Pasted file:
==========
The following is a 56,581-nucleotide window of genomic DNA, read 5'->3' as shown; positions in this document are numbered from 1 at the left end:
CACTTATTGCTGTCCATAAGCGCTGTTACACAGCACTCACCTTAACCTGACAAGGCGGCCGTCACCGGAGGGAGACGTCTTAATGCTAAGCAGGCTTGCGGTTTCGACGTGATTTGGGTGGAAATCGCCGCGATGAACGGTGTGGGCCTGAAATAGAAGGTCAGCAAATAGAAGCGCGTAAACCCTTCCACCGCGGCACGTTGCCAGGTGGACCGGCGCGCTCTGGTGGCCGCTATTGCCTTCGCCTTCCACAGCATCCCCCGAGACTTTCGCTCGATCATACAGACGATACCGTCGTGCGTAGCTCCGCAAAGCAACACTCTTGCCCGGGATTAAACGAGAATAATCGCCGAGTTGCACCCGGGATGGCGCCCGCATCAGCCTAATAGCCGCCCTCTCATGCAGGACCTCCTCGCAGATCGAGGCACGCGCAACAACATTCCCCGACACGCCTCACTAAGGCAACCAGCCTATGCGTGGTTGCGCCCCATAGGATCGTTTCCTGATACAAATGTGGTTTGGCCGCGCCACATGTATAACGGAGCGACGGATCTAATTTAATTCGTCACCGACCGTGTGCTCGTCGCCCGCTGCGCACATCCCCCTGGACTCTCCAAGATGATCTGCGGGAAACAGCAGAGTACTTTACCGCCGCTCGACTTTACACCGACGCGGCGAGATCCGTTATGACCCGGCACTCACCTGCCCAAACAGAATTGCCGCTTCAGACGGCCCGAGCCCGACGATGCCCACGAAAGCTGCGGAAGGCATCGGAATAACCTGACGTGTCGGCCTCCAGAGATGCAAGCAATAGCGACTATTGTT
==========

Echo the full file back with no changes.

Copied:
The following is a 56,581-nucleotide window of genomic DNA, read 5'->3' as shown; positions in this document are numbered from 1 at the left end:
CACTTATTGCTGTCCATAAGCGCTGTTACACAGCACTCACCTTAACCTGACAAGGCGGCCGTCACCGGAGGGAGACGTCTTAATGCTAAGCAGGCTTGCGGTTTCGACGTGATTTGGGTGGAAATCGCCGCGATGAACGGTGTGGGCCTGAAATAGAAGGTCAGCAAATAGAAGCGCGTAAACCCTTCCACCGCGGCACGTTGCCAGGTGGACCGGCGCGCTCTGGTGGCCGCTATTGCCTTCGCCTTCCACAGCATCCCCCGAGACTTTCGCTCGATCATACAGACGATACCGTCGTGCGTAGCTCCGCAAAGCAACACTCTTGCCCGGGATTAAACGAGAATAATCGCCGAGTTGCACCCGGGATGGCGCCCGCATCAGCCTAATAGCCGCCCTCTCATGCAGGACCTCCTCGCAGATCGAGGCACGCGCAACAACATTCCCCGACACGCCTCACTAAGGCAACCAGCCTATGCGTGGTTGCGCCCCATAGGATCGTTTCCTGATACAAATGTGGTTTGGCCGCGCCACATGTATAACGGAGCGACGGATCTAATTTAATTCGTCACCGACCGTGTGCTCGTCGCCCGCTGCGCACATCCCCCTGGACTCTCCAAGATGATCTGCGGGAAACAGCAGAGTACTTTACCGCCGCTCGACTTTACACCGACGCGGCGAGATCCGTTATGACCCGGCACTCACCTGCCCAAACAGAATTGCCGCTTCAGACGGCCCGAGCCCGACGATGCCCACGAAAGCTGCGGAAGGCATCGGAATAACCTGACGTGTCGGCCTCCAGAGATGCAAGCAATAGCGACTATTGTT